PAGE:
At the age of just 9, Maiti was travelling to Kathmandu with a group of older friends . She had run away from home to find work in the carpet factories. The work was unpaid, the only guarantee she had was of food and a bed at the factory, but she was happy, for the food and for her independence. Maiti was born into an impoverished family in the village of Dolahka, her father died while she was in the womb and his death hit the family hard. The economic struggles meant she was unable to attend school in her village or the city and needed to work to be able to eat.
“After I initially ran away” she says jokingly “my family used to come and take me back to the village. But I wasn’t happy there, so I would runaway again to come back to the factory”.
It would take her a full day walking to reach somewhere that she could get transport to Kathmandu. She continued in this way for years, eventually she got married in Kavre Village and had two daughters, who are now 27 and 24.
She became aware of Child Development Society’s Self Education and Empowerment Programme (SEEP) through her friends at the factory. Education was something she had wanted but wasn’t privileged enough to obtain, until this opportunity arose. She discussed some of the simple things she learned; things that most people would take for granted.
Before when I used to see someone reading the newspaper, I used to wonder what they might be doing and when they talked about some events I wondered how they knew about it and now I know how that happens.
In the beginning she found having to attend the classes difficult, juggling work, being at home for her children and managing to fit 2 extra hours a day to attend literacy classes. Adding to that difficulty, with tears in her eyes she explains “Currently my husband is unable to work. He has diabetes and has a kind of paralysis.”
Her determination paid off; she has been the treasurer for her group for 9 years, a big responsibility that she successfully manages and that gives her pride. Going from having to ask her children to dial phone numbers for her because she couldn’t recognise the numbers to being the treasurer of her group is a remarkable accomplishment, and being witness to her development would make anyone feel humbled.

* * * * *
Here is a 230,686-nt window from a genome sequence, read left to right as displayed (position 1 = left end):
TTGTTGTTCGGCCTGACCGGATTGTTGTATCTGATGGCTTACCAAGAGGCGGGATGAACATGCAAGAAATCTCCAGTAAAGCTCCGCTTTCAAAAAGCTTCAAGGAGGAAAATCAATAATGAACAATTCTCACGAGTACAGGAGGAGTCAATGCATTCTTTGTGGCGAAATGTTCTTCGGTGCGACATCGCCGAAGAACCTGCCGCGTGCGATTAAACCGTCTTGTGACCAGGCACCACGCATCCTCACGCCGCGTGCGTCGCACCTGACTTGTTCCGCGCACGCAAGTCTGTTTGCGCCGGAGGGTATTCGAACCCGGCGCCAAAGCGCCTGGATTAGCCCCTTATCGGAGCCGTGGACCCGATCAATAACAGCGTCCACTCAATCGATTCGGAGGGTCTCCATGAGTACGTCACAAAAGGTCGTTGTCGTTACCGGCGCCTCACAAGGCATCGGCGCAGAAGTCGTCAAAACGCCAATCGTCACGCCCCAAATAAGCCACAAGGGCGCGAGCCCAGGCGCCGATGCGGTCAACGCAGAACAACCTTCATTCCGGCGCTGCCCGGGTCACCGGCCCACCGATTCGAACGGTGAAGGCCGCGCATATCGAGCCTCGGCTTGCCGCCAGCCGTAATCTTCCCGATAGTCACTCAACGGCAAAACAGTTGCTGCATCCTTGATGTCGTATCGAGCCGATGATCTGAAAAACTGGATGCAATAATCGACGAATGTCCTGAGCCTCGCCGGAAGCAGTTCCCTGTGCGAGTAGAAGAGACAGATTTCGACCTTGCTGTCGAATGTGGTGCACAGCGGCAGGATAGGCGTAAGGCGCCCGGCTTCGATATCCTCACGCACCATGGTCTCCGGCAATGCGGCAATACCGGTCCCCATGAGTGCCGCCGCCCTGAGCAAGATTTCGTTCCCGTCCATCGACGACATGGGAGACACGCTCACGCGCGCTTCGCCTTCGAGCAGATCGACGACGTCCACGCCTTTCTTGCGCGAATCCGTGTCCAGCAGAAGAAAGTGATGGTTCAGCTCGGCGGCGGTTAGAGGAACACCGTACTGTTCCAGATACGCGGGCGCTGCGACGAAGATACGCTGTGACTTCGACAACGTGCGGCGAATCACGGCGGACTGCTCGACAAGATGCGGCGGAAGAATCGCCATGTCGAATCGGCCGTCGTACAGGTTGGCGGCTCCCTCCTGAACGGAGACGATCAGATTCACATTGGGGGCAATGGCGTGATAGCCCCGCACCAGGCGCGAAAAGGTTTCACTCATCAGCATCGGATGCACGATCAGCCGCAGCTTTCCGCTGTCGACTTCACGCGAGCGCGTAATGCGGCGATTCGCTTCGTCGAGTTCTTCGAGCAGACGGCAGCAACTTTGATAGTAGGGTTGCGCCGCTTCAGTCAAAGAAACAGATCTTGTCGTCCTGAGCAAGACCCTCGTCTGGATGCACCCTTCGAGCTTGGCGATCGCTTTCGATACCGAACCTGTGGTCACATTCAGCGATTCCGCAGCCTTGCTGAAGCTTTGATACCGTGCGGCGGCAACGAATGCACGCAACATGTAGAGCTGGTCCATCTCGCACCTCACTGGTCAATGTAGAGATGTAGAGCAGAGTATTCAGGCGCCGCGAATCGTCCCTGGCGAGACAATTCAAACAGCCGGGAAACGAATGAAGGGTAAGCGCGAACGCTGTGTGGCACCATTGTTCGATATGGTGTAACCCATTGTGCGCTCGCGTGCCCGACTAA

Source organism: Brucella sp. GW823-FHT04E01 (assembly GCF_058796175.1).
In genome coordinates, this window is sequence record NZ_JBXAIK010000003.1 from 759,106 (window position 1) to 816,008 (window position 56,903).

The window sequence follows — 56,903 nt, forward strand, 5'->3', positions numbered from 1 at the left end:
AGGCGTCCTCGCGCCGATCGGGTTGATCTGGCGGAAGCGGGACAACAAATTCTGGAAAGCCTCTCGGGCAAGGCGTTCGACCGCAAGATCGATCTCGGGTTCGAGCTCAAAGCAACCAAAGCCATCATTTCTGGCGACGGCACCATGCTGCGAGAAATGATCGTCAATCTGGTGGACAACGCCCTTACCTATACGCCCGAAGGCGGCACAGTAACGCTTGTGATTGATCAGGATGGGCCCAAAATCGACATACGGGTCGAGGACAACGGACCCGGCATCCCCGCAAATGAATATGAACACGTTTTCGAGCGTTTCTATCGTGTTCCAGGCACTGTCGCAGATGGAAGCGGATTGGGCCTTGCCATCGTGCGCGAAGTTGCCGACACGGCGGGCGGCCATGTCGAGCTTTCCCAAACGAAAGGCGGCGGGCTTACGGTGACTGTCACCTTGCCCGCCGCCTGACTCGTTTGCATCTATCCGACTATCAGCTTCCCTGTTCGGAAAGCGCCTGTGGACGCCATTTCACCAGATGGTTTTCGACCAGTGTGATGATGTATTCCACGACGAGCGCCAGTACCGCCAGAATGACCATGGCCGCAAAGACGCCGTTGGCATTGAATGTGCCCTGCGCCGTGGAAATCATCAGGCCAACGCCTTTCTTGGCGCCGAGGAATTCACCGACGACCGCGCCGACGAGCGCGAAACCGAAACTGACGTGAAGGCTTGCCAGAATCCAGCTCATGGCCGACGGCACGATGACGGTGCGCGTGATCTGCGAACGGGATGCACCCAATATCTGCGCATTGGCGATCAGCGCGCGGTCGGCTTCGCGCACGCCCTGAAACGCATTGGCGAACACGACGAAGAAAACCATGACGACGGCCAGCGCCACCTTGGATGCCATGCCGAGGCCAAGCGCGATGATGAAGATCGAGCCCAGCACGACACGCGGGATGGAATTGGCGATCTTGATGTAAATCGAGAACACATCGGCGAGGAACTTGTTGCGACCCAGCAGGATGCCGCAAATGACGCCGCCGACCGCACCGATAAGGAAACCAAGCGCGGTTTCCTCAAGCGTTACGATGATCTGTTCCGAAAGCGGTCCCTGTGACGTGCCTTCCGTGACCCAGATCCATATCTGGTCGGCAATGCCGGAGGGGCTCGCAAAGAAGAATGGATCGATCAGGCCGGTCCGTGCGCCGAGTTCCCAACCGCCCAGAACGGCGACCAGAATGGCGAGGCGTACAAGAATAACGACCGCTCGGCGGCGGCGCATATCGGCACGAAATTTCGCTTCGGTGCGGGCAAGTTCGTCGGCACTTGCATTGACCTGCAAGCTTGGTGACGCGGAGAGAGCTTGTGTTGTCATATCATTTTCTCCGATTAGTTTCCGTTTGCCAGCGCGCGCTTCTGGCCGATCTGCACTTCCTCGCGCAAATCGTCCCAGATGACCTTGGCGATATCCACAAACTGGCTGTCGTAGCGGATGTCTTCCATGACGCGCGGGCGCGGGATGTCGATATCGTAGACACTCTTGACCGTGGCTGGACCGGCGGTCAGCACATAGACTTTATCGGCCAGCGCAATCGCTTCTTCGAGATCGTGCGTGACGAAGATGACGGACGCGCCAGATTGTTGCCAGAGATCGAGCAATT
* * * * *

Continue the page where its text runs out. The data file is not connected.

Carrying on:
She now says to her children with a knowing smile “it’s easier to work than to study”.
SEEP has given her the opportunity to learn to read and write, which she had never had previously, as well as access to a group of women to share her experiences with, making her gain self confidence and feel empowered. Today, she believes that the course has given her the confidence to stand up to her boss at the factory to ensure she is getting a fair wage as well as giving her basic literacy skills that she uses in all facets of life.
“Sophie has been a GFF Helps Representative across both India and Nepal, working along side local NGO’s whose values and goals align with those of the Glenn Family Foundation. An economics major who is driven to continue working in the International Development Sector, her main focus while overseas has been women’s’ education groups and other types of community development and education.”